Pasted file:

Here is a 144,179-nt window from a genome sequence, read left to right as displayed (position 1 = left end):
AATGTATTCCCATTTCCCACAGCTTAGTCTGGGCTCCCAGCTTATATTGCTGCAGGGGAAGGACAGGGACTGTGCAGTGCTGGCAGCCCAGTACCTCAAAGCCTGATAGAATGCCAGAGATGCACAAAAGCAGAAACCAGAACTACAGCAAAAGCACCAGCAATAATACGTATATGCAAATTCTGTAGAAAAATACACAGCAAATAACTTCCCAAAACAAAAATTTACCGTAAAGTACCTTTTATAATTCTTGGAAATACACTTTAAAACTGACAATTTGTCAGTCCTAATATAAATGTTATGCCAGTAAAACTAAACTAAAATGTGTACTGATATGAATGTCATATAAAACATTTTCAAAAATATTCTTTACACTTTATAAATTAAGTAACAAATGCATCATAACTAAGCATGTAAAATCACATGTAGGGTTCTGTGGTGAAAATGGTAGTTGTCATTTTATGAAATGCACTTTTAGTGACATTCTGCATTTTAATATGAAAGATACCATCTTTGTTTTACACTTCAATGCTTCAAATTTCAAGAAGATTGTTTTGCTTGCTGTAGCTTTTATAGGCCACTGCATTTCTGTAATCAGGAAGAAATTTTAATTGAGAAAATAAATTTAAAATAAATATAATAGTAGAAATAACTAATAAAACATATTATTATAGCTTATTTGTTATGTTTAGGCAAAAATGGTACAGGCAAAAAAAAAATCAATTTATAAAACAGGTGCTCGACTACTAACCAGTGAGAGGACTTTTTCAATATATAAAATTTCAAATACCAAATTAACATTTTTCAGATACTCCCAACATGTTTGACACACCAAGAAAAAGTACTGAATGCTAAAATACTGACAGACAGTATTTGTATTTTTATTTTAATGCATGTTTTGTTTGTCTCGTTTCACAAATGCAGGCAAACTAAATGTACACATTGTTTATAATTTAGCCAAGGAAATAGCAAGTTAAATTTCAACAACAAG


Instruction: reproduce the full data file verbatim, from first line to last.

Here is a 144,179-nt window from a genome sequence, read left to right as displayed (position 1 = left end):
AATGTATTCCCATTTCCCACAGCTTAGTCTGGGCTCCCAGCTTATATTGCTGCAGGGGAAGGACAGGGACTGTGCAGTGCTGGCAGCCCAGTACCTCAAAGCCTGATAGAATGCCAGAGATGCACAAAAGCAGAAACCAGAACTACAGCAAAAGCACCAGCAATAATACGTATATGCAAATTCTGTAGAAAAATACACAGCAAATAACTTCCCAAAACAAAAATTTACCGTAAAGTACCTTTTATAATTCTTGGAAATACACTTTAAAACTGACAATTTGTCAGTCCTAATATAAATGTTATGCCAGTAAAACTAAACTAAAATGTGTACTGATATGAATGTCATATAAAACATTTTCAAAAATATTCTTTACACTTTATAAATTAAGTAACAAATGCATCATAACTAAGCATGTAAAATCACATGTAGGGTTCTGTGGTGAAAATGGTAGTTGTCATTTTATGAAATGCACTTTTAGTGACATTCTGCATTTTAATATGAAAGATACCATCTTTGTTTTACACTTCAATGCTTCAAATTTCAAGAAGATTGTTTTGCTTGCTGTAGCTTTTATAGGCCACTGCATTTCTGTAATCAGGAAGAAATTTTAATTGAGAAAATAAATTTAAAATAAATATAATAGTAGAAATAACTAATAAAACATATTATTATAGCTTATTTGTTATGTTTAGGCAAAAATGGTACAGGCAAAAAAAAAATCAATTTATAAAACAGGTGCTCGACTACTAACCAGTGAGAGGACTTTTTCAATATATAAAATTTCAAATACCAAATTAACATTTTTCAGATACTCCCAACATGTTTGACACACCAAGAAAAAGTACTGAATGCTAAAATACTGACAGACAGTATTTGTATTTTTATTTTAATGCATGTTTTGTTTGTCTCGTTTCACAAATGCAGGCAAACTAAATGTACACATTGTTTATAATTTAGCCAAGGAAATAGCAAGTTAAATTTCAACAACAAG